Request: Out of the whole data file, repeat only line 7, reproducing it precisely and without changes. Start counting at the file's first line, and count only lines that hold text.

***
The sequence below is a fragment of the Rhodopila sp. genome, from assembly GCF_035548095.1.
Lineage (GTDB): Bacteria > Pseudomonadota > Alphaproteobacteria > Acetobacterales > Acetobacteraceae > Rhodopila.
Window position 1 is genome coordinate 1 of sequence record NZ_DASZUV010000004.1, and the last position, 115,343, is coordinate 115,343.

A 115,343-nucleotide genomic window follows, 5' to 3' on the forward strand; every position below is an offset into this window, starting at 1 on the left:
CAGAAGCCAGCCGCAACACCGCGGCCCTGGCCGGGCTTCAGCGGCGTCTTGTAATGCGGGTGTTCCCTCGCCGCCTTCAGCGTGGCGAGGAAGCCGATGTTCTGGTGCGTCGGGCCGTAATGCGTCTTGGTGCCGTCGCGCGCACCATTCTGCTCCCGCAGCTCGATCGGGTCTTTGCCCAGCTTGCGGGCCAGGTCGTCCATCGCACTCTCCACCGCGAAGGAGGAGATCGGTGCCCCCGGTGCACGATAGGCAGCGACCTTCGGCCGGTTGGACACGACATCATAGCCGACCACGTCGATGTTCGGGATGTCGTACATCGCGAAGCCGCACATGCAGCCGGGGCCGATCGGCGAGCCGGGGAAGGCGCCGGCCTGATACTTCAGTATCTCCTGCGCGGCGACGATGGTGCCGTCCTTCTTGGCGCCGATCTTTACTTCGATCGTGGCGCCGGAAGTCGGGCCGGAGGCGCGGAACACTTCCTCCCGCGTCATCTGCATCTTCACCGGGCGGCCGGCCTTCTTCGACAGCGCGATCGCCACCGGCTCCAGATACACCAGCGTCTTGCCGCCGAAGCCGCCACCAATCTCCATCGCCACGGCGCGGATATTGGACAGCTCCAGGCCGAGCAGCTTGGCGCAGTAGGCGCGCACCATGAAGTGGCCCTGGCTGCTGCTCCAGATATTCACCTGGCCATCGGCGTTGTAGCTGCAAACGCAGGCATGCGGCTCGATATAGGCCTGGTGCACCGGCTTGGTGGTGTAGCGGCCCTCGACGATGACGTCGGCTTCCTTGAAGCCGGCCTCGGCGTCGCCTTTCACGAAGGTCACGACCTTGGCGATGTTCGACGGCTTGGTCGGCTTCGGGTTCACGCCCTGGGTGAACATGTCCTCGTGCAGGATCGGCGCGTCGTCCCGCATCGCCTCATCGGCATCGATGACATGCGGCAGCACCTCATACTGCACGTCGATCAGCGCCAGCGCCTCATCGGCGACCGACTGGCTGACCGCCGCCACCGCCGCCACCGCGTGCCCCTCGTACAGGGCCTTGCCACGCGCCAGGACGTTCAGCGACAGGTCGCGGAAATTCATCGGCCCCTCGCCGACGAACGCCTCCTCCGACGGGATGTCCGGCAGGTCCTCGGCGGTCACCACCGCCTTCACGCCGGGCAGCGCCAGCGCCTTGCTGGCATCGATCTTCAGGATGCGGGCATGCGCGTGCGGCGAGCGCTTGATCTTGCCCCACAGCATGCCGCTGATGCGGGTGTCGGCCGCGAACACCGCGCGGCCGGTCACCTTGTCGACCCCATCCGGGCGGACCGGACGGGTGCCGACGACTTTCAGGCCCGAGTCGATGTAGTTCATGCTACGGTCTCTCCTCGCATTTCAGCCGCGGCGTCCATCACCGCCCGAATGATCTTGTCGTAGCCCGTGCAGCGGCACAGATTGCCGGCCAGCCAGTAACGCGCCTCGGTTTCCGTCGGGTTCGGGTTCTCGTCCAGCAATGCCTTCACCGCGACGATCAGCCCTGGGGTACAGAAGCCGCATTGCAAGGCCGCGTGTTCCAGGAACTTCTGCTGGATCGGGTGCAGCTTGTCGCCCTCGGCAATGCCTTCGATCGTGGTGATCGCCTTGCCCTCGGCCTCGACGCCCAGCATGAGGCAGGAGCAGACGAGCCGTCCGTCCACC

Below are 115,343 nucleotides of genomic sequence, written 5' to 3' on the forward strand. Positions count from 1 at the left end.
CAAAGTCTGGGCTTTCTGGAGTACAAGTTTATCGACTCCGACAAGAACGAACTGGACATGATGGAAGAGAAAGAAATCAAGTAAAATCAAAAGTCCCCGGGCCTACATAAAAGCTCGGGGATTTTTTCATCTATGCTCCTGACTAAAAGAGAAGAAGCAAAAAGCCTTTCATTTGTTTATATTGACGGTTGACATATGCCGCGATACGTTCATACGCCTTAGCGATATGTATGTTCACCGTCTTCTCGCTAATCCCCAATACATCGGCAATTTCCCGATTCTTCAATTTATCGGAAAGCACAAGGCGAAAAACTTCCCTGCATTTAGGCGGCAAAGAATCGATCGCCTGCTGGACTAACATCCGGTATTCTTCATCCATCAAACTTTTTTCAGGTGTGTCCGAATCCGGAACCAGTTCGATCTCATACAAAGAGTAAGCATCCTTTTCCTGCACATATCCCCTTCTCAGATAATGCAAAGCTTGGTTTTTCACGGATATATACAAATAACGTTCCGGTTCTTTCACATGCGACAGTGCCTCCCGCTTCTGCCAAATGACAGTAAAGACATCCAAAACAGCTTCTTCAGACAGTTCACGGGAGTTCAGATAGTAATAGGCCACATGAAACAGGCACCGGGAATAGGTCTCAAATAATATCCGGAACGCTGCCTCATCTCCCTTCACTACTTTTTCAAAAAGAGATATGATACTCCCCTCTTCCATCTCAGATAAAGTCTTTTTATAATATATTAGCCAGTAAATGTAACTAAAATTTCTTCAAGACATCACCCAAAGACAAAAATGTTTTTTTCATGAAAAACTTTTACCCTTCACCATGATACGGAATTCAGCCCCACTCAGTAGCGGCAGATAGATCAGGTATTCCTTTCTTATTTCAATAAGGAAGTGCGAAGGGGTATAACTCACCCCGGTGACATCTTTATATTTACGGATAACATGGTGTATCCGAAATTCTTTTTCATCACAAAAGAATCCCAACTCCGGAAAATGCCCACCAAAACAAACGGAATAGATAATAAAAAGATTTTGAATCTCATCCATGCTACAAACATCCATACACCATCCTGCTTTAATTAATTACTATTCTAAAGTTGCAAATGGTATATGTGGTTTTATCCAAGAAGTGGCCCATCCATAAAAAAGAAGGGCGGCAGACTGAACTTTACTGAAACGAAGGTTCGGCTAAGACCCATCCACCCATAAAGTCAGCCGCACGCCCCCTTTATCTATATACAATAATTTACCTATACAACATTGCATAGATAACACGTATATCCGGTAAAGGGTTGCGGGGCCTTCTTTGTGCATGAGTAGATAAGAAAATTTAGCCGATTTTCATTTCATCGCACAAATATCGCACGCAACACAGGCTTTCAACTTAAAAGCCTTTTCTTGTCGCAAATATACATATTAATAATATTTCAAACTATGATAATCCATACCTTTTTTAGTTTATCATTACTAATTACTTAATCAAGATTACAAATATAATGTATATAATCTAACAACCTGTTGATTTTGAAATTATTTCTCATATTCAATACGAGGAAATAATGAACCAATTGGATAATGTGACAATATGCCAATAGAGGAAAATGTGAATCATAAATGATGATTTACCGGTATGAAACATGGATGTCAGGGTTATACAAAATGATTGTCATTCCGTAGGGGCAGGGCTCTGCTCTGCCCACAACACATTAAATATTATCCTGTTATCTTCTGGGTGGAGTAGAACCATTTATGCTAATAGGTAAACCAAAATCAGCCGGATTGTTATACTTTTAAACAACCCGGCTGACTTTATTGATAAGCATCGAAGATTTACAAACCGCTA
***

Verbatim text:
CAAAGTCTGGGCTTTCTGGAGTACAAGTTTATCGACTCCGACAAGAACGAACTGGACATGATGGAAGAGAAAGAAATCAAGTAAAATCAAAAGTCCCCGGGCCTACATAAAAGCTCGGGGATTTTTTCATCTATGCTCCTGACTAAAAGAGAAGAAGCAAAAAGCCTTTCATTTGTTTATATTGACGGTTGACATATGCCGCGATACGTTCATACGCCTTAGCGATATGTATGTTCACCGTCTTCTCGCTAATCCCCAATACATCGGCAATTTCCCGATTCTTCAATTTATCGGAAAGCACAAGGCGAAAAACTTCCCTGCATTTAGGCGGCAAAGAATCGATCGCCTGCTGGACTAACATCCGGTATTCTTCATCCATCAAACTTTTTTCAGGTGTGTCCGAATCCGGAACCAGTTCGATCTCATACAAAGAGTAAGCATCCTTTTCCTGCACATATCCCCTTCTCAGATAATGCAAAGCTTGGTTTTTCACGGATATATACAAATAACGTTCCGGTTCTTTCACATGCGACAGTGCCTCCCGCTTCTGCCAAATGACAGTAAAGACATCCAAAACAGCTTCTTCAGACAGTTCACGGGAGTTCAGATAGTAATAGGCCACATGAAACAGGCACCGGGAATAGGTCTCAAATAATATCCGGAACGCTGCCTCATCTCCCTTCACTACTTTTTCAAAAAGAGATATGATACTCCCCTCTTCCATCTCAGATAAAGTCTTTTTATAATATATTAGCCAGTAAATGTAACTAAAATTTCTTCAAGACATCACCCAAAGACAAAAATGTTTTTTTCATGAAAAACTTTTACCCTTCACCATGATACGGAATTCAGCCCCACTCAGTAGCGGCAGATAGATCAGGTATTCCTTTCTTATTTCAATAAGGAAGTGCGAAGGGGTATAACTCACCCCGGTGACATCTTTATATTTACGGATAACATGGTGTATCCGAAATTCTTTTTCATCACAAAAGAATCCCAACTCCGGAAAATGCCCACCAAAACAAACGGAATAGATAATAAAAAGATTTTGAATCTCATCCATGCTACAAACATCCATACACCATCCTGCTTTAATTAATTACTATTCTAAAGTTGCAAATGGTATATGTGGTTTTATCCAAGAAGTGGCCCATCCATAAAAAAGAAGGGCGGCAGACTGAACTTTACTGAAACGAAGGTTCGGCTAAGACCCATCCACCCATAAAGTCAGCCGCACGCCCCCTTTATCTATATACAATAATTTACCTATACAACATTGCATAGATAACACGTATATCCGGTAAAGGGTTGCGGGGCCTTCTTTGTGCATGAGTAGATAAGAAAATTTAGCCGATTTTCATTTCATCGCACAAATATCGCACGCAACACAGGCTTTCAACTTAAAAGCCTTTTCTTGTCGCAAATATACATATTAATAATATTTCAAACTATGATAATCCATACCTTTTTTAGTTTATCATTACTAATTACTTAATCAAGATTACAAATATAATGTATATAATCTAACAACCTGTTGATTTTGAAATTATTTCTCATATTCAATACGAGGAAATAATGAACCAATTGGATAATGTGACAATATGCCAATAGAGGAAAATGTGAATCATAAATGATGATTTACCGGTATGAAACATGGATGTCAGGGTTATACAAAATGATTGTCATTCCGTAGGGGCAGGGCTCTGCTCTGCCCACAACACATTAAATATTATCCTGTTATCTTCTGGGTGGAGTAGAACCATTTATGCTAATAGGTAAACCAAAATCAGCCGGATTGTTATACTTTTAAACAACCCGGCTGACTTTATTGATAAGCATCGAAGATTTACAAACCGCTA